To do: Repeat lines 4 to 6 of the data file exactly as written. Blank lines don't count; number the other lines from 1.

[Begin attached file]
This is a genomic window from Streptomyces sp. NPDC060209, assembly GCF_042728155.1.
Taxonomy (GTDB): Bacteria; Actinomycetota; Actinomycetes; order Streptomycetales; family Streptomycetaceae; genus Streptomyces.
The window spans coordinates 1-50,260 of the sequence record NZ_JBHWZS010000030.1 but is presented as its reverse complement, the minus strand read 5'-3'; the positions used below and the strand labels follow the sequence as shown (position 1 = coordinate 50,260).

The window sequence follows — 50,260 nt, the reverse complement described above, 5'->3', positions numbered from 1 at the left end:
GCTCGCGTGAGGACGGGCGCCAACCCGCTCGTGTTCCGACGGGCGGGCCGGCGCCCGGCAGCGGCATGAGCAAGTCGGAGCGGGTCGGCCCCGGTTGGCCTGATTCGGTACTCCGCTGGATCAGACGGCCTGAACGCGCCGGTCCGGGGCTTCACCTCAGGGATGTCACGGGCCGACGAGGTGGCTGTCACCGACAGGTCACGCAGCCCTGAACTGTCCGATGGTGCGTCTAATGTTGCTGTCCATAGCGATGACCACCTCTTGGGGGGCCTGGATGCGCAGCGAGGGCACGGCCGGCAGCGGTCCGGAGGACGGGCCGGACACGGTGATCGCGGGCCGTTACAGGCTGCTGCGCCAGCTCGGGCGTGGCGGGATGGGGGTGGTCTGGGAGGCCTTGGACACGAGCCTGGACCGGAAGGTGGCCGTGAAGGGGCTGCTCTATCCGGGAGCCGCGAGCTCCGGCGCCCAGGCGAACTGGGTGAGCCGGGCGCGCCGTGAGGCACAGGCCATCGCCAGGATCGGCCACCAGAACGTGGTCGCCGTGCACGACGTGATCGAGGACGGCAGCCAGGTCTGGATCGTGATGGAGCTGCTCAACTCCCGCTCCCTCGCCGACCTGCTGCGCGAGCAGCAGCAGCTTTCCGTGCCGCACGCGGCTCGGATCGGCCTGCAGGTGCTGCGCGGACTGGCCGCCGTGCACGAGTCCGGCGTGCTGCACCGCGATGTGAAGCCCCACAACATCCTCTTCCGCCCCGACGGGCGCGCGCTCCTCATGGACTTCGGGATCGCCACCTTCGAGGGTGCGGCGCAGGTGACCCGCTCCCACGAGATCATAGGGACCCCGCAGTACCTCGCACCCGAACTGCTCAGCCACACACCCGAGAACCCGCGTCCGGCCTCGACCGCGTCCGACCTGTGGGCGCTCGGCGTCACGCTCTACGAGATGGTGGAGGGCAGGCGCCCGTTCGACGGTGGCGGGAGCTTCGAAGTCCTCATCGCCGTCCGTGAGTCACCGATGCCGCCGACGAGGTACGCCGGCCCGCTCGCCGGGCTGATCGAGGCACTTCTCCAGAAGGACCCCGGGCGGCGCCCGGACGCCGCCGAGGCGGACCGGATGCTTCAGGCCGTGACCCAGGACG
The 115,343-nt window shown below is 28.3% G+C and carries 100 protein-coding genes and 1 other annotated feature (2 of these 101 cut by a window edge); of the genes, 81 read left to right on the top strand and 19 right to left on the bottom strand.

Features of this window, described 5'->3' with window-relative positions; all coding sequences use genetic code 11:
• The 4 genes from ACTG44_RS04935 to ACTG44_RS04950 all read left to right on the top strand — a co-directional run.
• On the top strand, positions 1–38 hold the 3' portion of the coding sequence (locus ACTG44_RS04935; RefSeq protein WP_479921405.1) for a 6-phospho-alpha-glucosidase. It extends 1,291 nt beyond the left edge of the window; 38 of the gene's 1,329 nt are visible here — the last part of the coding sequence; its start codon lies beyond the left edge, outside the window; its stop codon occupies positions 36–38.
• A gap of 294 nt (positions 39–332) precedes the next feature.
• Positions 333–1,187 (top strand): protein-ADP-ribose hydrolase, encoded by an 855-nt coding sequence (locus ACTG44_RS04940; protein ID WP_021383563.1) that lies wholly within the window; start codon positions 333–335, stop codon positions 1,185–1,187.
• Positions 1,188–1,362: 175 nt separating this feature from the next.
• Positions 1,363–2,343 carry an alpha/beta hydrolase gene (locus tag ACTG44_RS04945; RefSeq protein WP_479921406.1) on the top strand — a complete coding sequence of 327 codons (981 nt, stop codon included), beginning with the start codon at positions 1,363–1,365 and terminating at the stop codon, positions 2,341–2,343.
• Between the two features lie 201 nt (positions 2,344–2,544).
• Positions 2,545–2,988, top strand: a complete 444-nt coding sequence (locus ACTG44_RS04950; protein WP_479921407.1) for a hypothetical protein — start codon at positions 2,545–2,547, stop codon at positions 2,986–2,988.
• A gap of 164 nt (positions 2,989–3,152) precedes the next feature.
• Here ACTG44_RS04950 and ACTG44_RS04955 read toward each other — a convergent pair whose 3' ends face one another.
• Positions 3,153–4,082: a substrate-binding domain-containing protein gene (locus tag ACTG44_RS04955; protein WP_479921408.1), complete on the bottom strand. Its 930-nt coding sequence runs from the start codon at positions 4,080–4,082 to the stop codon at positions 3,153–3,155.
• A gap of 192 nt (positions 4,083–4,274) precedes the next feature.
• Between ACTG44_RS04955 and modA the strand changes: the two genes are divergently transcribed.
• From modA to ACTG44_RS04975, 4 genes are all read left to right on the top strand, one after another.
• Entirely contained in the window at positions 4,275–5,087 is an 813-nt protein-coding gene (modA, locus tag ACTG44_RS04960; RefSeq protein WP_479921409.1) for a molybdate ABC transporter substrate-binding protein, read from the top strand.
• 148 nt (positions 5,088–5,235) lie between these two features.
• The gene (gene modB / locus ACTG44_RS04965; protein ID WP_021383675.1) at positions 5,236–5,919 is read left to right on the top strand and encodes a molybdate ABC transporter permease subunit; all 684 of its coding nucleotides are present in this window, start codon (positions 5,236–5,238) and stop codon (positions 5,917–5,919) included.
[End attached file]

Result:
The window sequence follows — 50,260 nt, the reverse complement described above, 5'->3', positions numbered from 1 at the left end:
GCTCGCGTGAGGACGGGCGCCAACCCGCTCGTGTTCCGACGGGCGGGCCGGCGCCCGGCAGCGGCATGAGCAAGTCGGAGCGGGTCGGCCCCGGTTGGCCTGATTCGGTACTCCGCTGGATCAGACGGCCTGAACGCGCCGGTCCGGGGCTTCACCTCAGGGATGTCACGGGCCGACGAGGTGGCTGTCACCGACAGGTCACGCAGCCCTGAACTGTCCGATGGTGCGTCTAATGTTGCTGTCCATAGCGATGACCACCTCTTGGGGGGCCTGGATGCGCAGCGAGGGCACGGCCGGCAGCGGTCCGGAGGACGGGCCGGACACGGTGATCGCGGGCCGTTACAGGCTGCTGCGCCAGCTCGGGCGTGGCGGGATGGGGGTGGTCTGGGAGGCCTTGGACACGAGCCTGGACCGGAAGGTGGCCGTGAAGGGGCTGCTCTATCCGGGAGCCGCGAGCTCCGGCGCCCAGGCGAACTGGGTGAGCCGGGCGCGCCGTGAGGCACAGGCCATCGCCAGGATCGGCCACCAGAACGTGGTCGCCGTGCACGACGTGATCGAGGACGGCAGCCAGGTCTGGATCGTGATGGAGCTGCTCAACTCCCGCTCCCTCGCCGACCTGCTGCGCGAGCAGCAGCAGCTTTCCGTGCCGCACGCGGCTCGGATCGGCCTGCAGGTGCTGCGCGGACTGGCCGCCGTGCACGAGTCCGGCGTGCTGCACCGCGATGTGAAGCCCCACAACATCCTCTTCCGCCCCGACGGGCGCGCGCTCCTCATGGACTTCGGGATCGCCACCTTCGAGGGTGCGGCGCAGGTGACCCGCTCCCACGAGATCATAGGGACCCCGCAGTACCTCGCACCCGAACTGCTCAGCCACACACCCGAGAACCCGCGTCCGGCCTCGACCGCGTCCGACCTGTGGGCGCTCGGCGTCACGCTCTACGAGATGGTGGAGGGCAGGCGCCCGTTCGACGGTGGCGGGAGCTTCGAAGTCCTCATCGCCGTCCGTGAGTCACCGATGCCGCCGACGAGGTACGCCGGCCCGCTCGCCGGGCTGATCGAGGCACTTCTCCAGAAGGACCCCGGGCGGCGCCCGGACGCCGCCGAGGCGGACCGGATGCTTCAGGCCGTGACCCAGGACG
The 115,343-nt window shown below is 28.3% G+C and carries 100 protein-coding genes and 1 other annotated feature (2 of these 101 cut by a window edge); of the genes, 81 read left to right on the top strand and 19 right to left on the bottom strand.